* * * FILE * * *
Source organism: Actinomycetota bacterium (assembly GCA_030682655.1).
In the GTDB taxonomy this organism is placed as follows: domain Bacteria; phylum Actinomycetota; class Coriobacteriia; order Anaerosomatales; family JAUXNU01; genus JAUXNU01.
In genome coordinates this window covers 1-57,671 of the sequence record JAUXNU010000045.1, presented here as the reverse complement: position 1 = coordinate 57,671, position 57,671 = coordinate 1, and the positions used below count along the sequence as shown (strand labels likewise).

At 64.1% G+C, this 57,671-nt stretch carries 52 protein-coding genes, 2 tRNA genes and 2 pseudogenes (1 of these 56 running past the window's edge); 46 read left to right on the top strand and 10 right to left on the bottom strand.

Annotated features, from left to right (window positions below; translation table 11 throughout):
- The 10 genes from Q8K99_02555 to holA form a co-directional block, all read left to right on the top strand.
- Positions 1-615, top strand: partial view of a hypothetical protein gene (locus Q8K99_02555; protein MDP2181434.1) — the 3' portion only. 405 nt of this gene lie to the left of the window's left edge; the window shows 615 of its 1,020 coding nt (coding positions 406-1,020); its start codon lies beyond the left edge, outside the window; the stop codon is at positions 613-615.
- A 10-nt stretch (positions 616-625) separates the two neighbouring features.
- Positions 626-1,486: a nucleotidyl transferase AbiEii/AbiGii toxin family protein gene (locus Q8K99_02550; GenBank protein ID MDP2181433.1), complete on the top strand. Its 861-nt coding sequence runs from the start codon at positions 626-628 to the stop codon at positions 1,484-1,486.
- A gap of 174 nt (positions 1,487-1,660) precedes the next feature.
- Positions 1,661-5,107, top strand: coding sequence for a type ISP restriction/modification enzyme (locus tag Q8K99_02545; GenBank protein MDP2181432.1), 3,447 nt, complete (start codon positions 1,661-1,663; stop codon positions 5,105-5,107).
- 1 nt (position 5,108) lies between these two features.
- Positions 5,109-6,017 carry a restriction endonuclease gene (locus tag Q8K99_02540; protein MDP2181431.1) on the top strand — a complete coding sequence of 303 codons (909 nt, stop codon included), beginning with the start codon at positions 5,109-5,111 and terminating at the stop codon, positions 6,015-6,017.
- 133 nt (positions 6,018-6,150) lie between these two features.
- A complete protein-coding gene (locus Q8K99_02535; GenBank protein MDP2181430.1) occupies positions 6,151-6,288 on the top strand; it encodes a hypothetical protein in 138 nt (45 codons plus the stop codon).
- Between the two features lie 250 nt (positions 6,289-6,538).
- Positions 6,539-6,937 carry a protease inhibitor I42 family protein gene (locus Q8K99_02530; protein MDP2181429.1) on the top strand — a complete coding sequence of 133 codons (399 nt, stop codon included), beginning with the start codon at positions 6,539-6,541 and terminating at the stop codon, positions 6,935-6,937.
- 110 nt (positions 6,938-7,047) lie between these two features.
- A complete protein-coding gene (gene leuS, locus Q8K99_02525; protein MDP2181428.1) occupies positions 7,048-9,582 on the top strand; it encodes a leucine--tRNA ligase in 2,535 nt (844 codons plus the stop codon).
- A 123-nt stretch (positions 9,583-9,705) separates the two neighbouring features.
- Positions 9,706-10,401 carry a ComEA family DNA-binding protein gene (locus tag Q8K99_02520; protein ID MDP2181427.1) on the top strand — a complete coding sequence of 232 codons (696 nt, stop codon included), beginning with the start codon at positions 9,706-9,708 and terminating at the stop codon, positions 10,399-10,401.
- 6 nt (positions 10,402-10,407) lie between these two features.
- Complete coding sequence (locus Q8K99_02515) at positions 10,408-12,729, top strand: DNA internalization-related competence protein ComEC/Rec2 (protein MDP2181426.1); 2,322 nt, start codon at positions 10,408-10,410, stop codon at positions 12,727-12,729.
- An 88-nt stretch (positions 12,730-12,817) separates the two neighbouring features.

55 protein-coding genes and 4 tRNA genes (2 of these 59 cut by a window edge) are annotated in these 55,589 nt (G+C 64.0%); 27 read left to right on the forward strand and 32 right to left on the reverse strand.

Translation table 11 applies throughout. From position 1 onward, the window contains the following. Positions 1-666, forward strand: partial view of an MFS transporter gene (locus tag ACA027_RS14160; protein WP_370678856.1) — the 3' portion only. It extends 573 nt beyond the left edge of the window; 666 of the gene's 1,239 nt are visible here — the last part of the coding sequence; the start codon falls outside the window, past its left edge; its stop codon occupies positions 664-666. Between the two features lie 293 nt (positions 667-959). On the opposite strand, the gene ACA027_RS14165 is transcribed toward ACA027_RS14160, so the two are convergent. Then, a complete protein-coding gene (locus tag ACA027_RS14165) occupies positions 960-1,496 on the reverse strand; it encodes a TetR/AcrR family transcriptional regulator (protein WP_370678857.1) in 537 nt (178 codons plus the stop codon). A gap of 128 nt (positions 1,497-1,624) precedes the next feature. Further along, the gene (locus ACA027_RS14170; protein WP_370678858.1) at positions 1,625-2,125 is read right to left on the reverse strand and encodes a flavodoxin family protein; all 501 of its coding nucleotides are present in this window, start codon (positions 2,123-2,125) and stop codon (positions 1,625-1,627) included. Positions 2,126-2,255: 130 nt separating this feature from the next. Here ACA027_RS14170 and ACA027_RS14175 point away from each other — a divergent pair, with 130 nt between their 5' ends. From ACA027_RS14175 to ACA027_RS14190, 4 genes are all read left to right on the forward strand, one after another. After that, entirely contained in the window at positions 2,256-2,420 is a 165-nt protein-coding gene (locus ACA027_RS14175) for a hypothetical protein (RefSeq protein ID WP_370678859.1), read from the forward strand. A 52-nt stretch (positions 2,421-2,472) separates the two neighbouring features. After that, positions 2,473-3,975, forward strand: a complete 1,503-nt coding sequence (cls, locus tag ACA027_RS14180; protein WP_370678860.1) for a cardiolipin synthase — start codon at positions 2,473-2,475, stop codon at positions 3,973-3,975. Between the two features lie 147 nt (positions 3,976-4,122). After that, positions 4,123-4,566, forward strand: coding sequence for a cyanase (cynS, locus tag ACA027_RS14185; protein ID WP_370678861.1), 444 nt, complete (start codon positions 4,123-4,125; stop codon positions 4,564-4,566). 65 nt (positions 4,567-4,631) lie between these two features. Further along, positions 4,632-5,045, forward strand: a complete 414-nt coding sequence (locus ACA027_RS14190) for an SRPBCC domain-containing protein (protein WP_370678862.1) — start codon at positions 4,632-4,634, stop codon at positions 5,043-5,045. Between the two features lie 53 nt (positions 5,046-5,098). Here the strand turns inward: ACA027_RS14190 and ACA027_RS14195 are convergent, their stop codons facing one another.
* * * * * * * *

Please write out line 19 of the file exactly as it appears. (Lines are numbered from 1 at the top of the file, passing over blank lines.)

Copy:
- A complete protein-coding gene (gene leuS, locus Q8K99_02525; protein MDP2181428.1) occupies positions 7,048-9,582 on the top strand; it encodes a leucine--tRNA ligase in 2,535 nt (844 codons plus the stop codon).